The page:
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Throughout the United States, there are many different types of communities designed for seniors.  A senior ready to make a change should consider all the options.  The following glossary of housing terms will help.

Adult Home
Licensed by the New York State Department of Social Services, Adult homes provide long-term residential care, room, board, housekeeping, personal care and supervision to five or more adults unrelated to the operator. Residents must not require medical or nursing care. Adult Homes may be either proprietary, public or not-for-profit.

Enriched Housing Program
Licensed by the New York State Department of Social Services, the Enriched Housing Program is established and operated for the purpose of providing long-term residential care to five or more adults, primarily persons 65 years of age or older, in community-integrated settings resembling independent housing units. The program provides or arranges for the provision of room, board, housekeeping, personal care and supervision. Enriched Housing Programs may be operated only by a public or not-for-profit sponsoring agency.

Assisted Living Program
Licensed by the New York State Department of Social Services and New York State Department of Health, the Assisted Living Program, available through some Adult Homes or Enriched Housing Programs, combines residential and home care services. It was designed as an alternative to nursing home placement. The operator of the Assisted Living Program is responsible for providing or arranging for resident services that must include room, board, housekeeping, supervision, personal care, case management, and home health services (i.e. home health aides, intermittent skilled nursing, medical supplies and equipment, personal emergency response systems and adult day health care).

Shared Housing
A community organization owns a home or leases an apartment that is then rented to three to ten unrelated older persons. The older persons live together as a family, sharing the financial and daily living responsibilities. Sharers are often frail, however, and require the informal oversight and assistance of the third-party community services organization.

Residential Health Care Facility
Licensed by the New York State Department of Health, these facilities are also known as skilled nursing, intermediate or extended care facilities, nursing or convalescent homes. Residential Health Care Facilities integrate custodial care with nursing, psycho-social and rehabilitative services on a continuing basis, providing moderate levels of nursing care for those in better health as well as 24 hour skilled nursing and medical care with physician supervision for the very frail. Each individual’s potential is evaluated at the time of admission and their care is tailored to their unique need. Costs vary depending on the amount and kinds of services offered.

Life Care Community
Life Care Communities are licensed by the New York State Department of Social Services, New York State Department of Health and New York State Department of Insurance with approval by the Life Care Community Council, which includes the New York State Attorney General’s Office and the New York State Office for the Aging. These communities offer a full spectrum of care levels and housing alternatives (i.e. cottages, apartments, etc.) on an age-segregated campus. The facility provides congregate meals, supportive assistance, personal care services and a discrete skilled nursing facility to provide chronic skilled nursing, custodial care and various rehabilitative therapies. Generally, residents pay a one-time entrance fee (which may or may not be refundable during the trial period) and/or monthly maintenance fees, which include skilled nursing, care services. A single lifetime contract defines or guarantees the extent of housing and services and level of care the residents receive in exchange for the entry fee and/or monthly fees.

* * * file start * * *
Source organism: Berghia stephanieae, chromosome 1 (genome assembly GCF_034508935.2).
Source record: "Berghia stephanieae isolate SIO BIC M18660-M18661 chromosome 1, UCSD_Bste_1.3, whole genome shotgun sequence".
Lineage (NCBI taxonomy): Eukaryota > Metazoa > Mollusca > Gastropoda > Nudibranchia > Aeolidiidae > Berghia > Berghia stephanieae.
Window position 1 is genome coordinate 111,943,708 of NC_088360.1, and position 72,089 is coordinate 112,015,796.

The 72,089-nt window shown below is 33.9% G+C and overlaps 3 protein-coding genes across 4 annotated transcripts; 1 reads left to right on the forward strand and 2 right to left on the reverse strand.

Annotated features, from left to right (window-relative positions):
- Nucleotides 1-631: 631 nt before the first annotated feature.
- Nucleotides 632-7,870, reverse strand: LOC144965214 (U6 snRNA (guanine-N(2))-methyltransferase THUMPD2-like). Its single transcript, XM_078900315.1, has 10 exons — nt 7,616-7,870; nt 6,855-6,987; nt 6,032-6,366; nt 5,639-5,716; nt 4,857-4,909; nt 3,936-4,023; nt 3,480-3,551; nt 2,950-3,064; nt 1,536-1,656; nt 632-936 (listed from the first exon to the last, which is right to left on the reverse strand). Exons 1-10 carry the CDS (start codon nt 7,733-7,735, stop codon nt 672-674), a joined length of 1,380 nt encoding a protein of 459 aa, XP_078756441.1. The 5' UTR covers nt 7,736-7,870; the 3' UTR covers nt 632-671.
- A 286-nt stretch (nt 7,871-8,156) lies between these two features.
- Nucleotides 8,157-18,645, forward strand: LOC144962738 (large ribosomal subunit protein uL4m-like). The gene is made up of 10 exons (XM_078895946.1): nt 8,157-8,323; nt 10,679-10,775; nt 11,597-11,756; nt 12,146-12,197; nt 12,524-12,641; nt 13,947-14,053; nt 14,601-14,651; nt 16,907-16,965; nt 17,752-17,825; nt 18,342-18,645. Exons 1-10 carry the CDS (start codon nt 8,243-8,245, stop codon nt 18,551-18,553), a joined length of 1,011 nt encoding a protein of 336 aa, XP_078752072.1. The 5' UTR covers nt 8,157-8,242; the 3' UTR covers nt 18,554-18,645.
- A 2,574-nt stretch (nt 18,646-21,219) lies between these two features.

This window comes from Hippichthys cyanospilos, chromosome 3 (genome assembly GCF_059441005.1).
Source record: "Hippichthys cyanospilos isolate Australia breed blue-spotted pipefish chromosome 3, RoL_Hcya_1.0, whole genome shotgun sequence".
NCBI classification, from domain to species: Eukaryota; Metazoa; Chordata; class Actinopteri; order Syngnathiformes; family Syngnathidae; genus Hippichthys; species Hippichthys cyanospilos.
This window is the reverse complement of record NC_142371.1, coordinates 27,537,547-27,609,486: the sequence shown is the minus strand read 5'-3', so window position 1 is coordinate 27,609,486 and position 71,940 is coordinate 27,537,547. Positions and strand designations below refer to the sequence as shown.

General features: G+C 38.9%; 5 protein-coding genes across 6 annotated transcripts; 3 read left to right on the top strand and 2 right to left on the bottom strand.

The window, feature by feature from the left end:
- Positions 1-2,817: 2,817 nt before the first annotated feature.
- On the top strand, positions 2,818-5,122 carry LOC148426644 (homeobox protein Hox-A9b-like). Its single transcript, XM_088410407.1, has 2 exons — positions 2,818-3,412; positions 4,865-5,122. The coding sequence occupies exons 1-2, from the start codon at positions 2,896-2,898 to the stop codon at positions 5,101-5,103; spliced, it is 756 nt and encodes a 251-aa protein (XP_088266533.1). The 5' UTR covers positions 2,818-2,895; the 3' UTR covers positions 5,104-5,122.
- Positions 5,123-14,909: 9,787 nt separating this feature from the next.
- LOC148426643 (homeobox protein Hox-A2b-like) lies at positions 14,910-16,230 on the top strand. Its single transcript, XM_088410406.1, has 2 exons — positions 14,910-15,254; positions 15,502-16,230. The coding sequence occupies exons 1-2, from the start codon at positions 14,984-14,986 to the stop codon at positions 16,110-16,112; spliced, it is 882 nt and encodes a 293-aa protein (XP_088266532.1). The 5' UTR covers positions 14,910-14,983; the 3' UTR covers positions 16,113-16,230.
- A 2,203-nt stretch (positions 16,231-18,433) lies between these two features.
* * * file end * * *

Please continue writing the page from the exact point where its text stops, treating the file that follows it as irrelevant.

Continuing Care Retirement Community
Not currently statutorily defined and specifically regulated by New York Sate, Continuing Care Retirement Communities provide essentially the same array of services and range of care as Life Care Communities. They may or may not include an entrance fee and can be a strictly rental arrangement or a series of contracts. The levels of supportive services, personal care and health care are purchased separately. The levels of supportive services, personal care and health care are purchased separately. The monthly charge will not include skilled nursing care. The Continuing Care Accreditation Commission (Washington, DC) inspects and accredits those facilities that meet certain criteria with regard to finances, medical care, resident life and management.

Retirement Residences
Not regulated by New York State Retirement Residences are multi-unit housing facilities that are planned, designed and managed to provide for the housing needs of older persons who are active, able to live independently and in good health. Some provide only an age-segregated environment and an opportunity for socialization. Accommodations vary from single rooms with shared baths to apartments in hotel-like suites. Most housing arrangements offer meals, housekeeping, laundry, 24-hour security and recreational and social activities. Amenities may include dining rooms, lounges, community rooms and libraries. Some facilities may have limited medical access; some offer an on-site service coordinator to access personal care services from the community while others have on-site home health care agencies. Residents pay monthly charges that include rent or rent and utilities and in most cases community services or assistive services accessed by the residents are paid for by the resident privately.